On the third day of the summit, the new King's revelry was interrupted by major news. The Brumley Rebellion had begun, the instigators riding on the confusion that comes with a new ruler. Two factions in the major industrial port-city of Brumley had risen up against the government, Socialists organised as the "Brumley Commune" and led by Winton Ó Rodagh along with the so-called Anzotac-Frankenlischian Kingdom which was led by Gerold Rambart. Rambart was the descendant of the early Rambert dynasty which had once ruled swathes of northern Frankenlisch from the island of Anzotac and he claimed the throne of the Kingdom of Frankenlisch on the basis of this. His supporters, generally, did not care for his claim but were affiliated to him politically as Liberals or Anarcho-Liberals.
Main Article: Brumley Rebellion
The very first true actions Alexander took as King and Emperor was to form the Royal Force, a small army of six thousand men to march on Brumley and relieve loyalists within the city. Four battalions of the Royal Frankenlisch Rifles and the Royal Hastings Fusiliers acted as the core of this unit and they were supported by the Imperial Palace Yeomanry and thirty-two Field Guns of the Imperial Zianian Artillery which was meant to be embarking ships at Frankenlisch Naval Docks, along with these regular troops were 160 militiamen from local villages, led by the Baron Barrow. Alexander led this force personally and was accompanied by a group of Quenminese military officers and the Quenminese ambassador.
The Royal Headquarters was established at St Illebins, a village on the outskirts of Brumley, at 6pm on the fourteenth and the Imperial Zianian Artillery began firing against Brumley Fort which had been captured that morning by socialist rebels. The fort in rebel hands meant that not only did they have a strong, fortified position but they also possessed the main armoury in Brumley. As the Royal Force made camp and prepared for their next moves, the Third Army Corps under the Duke of Teutonberg arrived at Durranges, south of Brumley.
On the fifteenth, under Alexander's direction, there was an assault on the Brumley Fort by the Royal Hastings Fusiliers and the militia which was repulsed with few casualties. The Royal Frankenlisch Rifles were placed under the joint command of Matthew Fosworth, one of Alexander's Staff Officers, who entered the city from the north-west and pushed towards the central industrial district. After two days, the Hastings Fusiliers mounted a second assault which was also repulsed, this time with around a hundred casualties.
First Quenmin Crisis
Full Article: Ai Chi War
In June 1898, as a result of the Sang Bi Incident, war broke out between Quenmin and Ai Chi. King Alexander was eager to get involved and had, in fact, offered his support some years earlier when a large Quenminese delegation visited his coronation. Alexander supposedly offered, completely arbitrarily, 30,000 infantry, 3,000 cavalry and eighty artillery pieces.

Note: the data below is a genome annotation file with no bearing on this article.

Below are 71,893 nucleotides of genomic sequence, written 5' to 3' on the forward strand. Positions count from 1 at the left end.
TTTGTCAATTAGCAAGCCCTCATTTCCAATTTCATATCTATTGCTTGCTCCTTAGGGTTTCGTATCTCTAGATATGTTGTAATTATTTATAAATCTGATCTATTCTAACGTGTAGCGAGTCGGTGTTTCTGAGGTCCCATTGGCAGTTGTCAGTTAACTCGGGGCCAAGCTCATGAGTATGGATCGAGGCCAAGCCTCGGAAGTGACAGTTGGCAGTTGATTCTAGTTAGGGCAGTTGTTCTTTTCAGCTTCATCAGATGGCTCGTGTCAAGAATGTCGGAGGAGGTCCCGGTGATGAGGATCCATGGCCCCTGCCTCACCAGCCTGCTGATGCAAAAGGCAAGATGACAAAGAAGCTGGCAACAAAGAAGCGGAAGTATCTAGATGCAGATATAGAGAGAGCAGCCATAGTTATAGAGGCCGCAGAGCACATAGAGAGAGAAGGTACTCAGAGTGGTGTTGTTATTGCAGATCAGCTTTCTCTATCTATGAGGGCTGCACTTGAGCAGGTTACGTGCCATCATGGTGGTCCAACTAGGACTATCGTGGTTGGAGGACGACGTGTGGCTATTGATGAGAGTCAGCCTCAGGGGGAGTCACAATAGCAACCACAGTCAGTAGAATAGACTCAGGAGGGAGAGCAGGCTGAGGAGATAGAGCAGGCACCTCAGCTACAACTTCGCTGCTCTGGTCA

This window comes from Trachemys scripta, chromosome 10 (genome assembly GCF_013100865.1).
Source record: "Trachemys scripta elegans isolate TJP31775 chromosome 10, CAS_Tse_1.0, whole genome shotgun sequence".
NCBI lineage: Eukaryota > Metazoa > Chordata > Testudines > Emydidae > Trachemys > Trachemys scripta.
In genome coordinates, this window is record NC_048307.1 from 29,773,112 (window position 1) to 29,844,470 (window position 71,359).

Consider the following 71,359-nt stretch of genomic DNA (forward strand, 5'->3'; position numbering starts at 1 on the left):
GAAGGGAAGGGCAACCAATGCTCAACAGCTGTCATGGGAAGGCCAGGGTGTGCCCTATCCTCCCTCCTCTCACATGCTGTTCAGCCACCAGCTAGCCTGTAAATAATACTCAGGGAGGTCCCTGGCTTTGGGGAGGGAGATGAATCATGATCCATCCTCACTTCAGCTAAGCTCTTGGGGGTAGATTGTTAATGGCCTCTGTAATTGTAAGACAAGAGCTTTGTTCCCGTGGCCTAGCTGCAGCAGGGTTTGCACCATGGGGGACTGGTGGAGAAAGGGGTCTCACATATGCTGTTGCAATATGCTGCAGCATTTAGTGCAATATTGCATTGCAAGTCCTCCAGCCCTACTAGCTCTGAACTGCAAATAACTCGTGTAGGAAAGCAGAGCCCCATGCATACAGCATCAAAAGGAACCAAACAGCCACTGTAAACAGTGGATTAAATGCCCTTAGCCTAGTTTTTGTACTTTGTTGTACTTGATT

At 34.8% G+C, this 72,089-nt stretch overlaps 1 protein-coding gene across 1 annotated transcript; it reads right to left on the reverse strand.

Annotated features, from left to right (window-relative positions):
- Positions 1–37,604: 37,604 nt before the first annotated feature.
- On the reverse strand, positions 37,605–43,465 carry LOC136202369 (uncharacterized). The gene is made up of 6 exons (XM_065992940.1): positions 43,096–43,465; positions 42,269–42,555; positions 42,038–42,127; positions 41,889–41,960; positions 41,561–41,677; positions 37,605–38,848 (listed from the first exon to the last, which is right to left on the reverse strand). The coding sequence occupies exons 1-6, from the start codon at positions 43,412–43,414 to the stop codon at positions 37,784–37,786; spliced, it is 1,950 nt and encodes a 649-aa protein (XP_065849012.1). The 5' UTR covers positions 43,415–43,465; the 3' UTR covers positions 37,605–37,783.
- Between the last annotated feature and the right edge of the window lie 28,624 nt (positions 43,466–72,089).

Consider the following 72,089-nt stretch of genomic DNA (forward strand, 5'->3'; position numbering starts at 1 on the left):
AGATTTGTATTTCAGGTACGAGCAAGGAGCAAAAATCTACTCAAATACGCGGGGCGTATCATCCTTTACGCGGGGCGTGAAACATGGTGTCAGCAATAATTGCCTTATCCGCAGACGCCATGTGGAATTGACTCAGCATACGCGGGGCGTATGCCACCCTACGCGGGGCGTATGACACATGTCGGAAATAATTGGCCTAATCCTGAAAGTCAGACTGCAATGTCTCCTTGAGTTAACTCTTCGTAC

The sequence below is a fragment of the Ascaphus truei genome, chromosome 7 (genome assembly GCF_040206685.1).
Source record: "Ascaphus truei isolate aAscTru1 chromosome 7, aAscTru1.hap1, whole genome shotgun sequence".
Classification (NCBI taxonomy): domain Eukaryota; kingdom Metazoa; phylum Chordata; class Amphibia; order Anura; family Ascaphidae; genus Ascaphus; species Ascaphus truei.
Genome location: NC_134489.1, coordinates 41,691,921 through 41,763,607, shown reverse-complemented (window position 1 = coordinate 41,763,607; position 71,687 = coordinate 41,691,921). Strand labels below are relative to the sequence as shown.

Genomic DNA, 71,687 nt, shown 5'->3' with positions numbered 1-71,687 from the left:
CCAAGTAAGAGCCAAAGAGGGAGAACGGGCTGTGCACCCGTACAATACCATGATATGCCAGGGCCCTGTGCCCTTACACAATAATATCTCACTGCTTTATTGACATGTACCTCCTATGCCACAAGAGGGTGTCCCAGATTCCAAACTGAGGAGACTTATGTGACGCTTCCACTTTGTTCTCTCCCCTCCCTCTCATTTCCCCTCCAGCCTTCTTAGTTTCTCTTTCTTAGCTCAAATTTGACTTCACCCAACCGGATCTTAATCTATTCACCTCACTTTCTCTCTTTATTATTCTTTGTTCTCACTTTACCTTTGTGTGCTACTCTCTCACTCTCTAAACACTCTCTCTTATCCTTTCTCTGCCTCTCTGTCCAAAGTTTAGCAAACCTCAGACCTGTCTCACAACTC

Second Quenmin Crisis
Full Article: Second Quenmin Crisis
Alexander had remained unmarried up until 1899. He was renowned as a womaniser and even had a son, Michael, by the nineteen-year-old Marchioness of Kilmartin. Many demanded that the, then, Prince Harold marry McKieth but, as Queen Caroline wished for a higher match, she made McKieth the Duchess of Erin and formed the House of FitzTyrel for Michael. McKieth and Alexander remained on good terms until her death in 1921.
However, in January 1899 he met Phạm Nguyên Thanh Hằng, a daughter of the Quenminese Emperor, at a ball in Frankenlisch. The pair became quickly inseparable and, with the blessing of Bảo Thịnh, proposed marriage in April. The Princess accepted and Alexander began planning for a state marriage. Initially, Stefan V refused to grant the King an Andyist marriage in the Grand Cathedral of Frankenlisch but the King promised to restore limited tithe-raising privileges and to restore the "Battle Bishop" system and the High Archbishop stood down. Unfortunately, the government did not and Sir Richard Hollins, the Prime Minister, demanded that Alexander call off the marriage or accept a Morganatic marriage which would make his sister, Eleanora, the heir to the throne.
Alexander stood his ground and following a debate in Parliament on the 29th of April, 1899, finally decided to end the argument. He sent a note to Hollins, stating that he had had enough of fighting the elected government and that he would make an announcement the following day concerning the arrangement. Hollins was ecstatic, at the Traditional Club he showed the note off and started calling himself The man who beat the King. Little did Hollins know, the public was quickly getting tired of the debate when other, more important matters were being neglected and Princess Hang had been heavily involved with charity efforts in Vionna-Frankenlisch, making her popular amongst the common people.
Attendance in Parliament was 95% on the 30th of April and MPs argued furiously about the nature of the King's address. Sir Richard Hollins arrived in a brand new motorcar at 11:30 am and was heavily cheered by member of his Conservative Party while the Liberals and Imperials threw insults and jeers at the Prime Minister. He walked around the Conservative benches shaking hands with his MPs when the doors to the Commons chamber burst open and soldiers of the Imperial Palace Yeomanry entered, followed by the King. The House stood but several members of the Conservative frontbench refused to bow, with the exception of Sir Richard Hollins, these members were escorted out of the chamber by soldiers. Several members assumed that the King was attempting to take autocratic control of the government in a coup but Alexander quickly dispelled this notion by asking for the Speaker's chair. He announced his frustration at Parliament's intrusion into his personal life and declared that they had overstepped their bounds by interfering with the personal will of the monarchy. Alexander declared Parliament dissolved and ordered a snap election. In the ensuing election, Sir Richard Hollins lost 98 seats, including his own, and a Liberal government was formed under Sir Robin Howe.
The pair were married in the Grand Cathedral, with the High Archbishop's blessing, on the 19th of May, 1899. The same day, Sir Robin Howe formed his government and Sir Richard Hollins announced his retirement from politics. Howe's election began eighteen years of Liberal government, only broken by Carl Phillips' minority Tory government in 1906.